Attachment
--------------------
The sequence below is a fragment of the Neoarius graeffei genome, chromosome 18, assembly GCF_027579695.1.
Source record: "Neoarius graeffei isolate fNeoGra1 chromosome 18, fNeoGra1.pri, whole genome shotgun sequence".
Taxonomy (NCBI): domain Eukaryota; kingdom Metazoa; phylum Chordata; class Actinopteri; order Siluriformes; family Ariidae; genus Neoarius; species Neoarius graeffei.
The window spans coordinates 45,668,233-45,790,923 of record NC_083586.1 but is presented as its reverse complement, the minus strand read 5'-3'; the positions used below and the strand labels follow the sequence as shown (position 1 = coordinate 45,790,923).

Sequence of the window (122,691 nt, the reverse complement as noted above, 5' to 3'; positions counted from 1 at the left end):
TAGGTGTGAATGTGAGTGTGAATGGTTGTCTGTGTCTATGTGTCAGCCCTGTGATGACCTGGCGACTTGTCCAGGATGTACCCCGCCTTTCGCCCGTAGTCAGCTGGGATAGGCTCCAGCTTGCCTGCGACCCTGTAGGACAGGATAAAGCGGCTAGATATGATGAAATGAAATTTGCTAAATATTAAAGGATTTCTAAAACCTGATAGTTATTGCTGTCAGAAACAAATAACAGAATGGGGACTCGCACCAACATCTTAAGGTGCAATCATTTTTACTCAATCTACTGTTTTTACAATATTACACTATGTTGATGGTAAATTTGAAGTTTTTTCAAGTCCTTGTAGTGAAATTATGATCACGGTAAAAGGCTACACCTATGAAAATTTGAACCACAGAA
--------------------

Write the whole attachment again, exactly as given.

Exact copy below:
The sequence below is a fragment of the Neoarius graeffei genome, chromosome 18, assembly GCF_027579695.1.
Source record: "Neoarius graeffei isolate fNeoGra1 chromosome 18, fNeoGra1.pri, whole genome shotgun sequence".
Taxonomy (NCBI): domain Eukaryota; kingdom Metazoa; phylum Chordata; class Actinopteri; order Siluriformes; family Ariidae; genus Neoarius; species Neoarius graeffei.
The window spans coordinates 45,668,233-45,790,923 of record NC_083586.1 but is presented as its reverse complement, the minus strand read 5'-3'; the positions used below and the strand labels follow the sequence as shown (position 1 = coordinate 45,790,923).

Sequence of the window (122,691 nt, the reverse complement as noted above, 5' to 3'; positions counted from 1 at the left end):
TAGGTGTGAATGTGAGTGTGAATGGTTGTCTGTGTCTATGTGTCAGCCCTGTGATGACCTGGCGACTTGTCCAGGATGTACCCCGCCTTTCGCCCGTAGTCAGCTGGGATAGGCTCCAGCTTGCCTGCGACCCTGTAGGACAGGATAAAGCGGCTAGATATGATGAAATGAAATTTGCTAAATATTAAAGGATTTCTAAAACCTGATAGTTATTGCTGTCAGAAACAAATAACAGAATGGGGACTCGCACCAACATCTTAAGGTGCAATCATTTTTACTCAATCTACTGTTTTTACAATATTACACTATGTTGATGGTAAATTTGAAGTTTTTTCAAGTCCTTGTAGTGAAATTATGATCACGGTAAAAGGCTACACCTATGAAAATTTGAACCACAGAA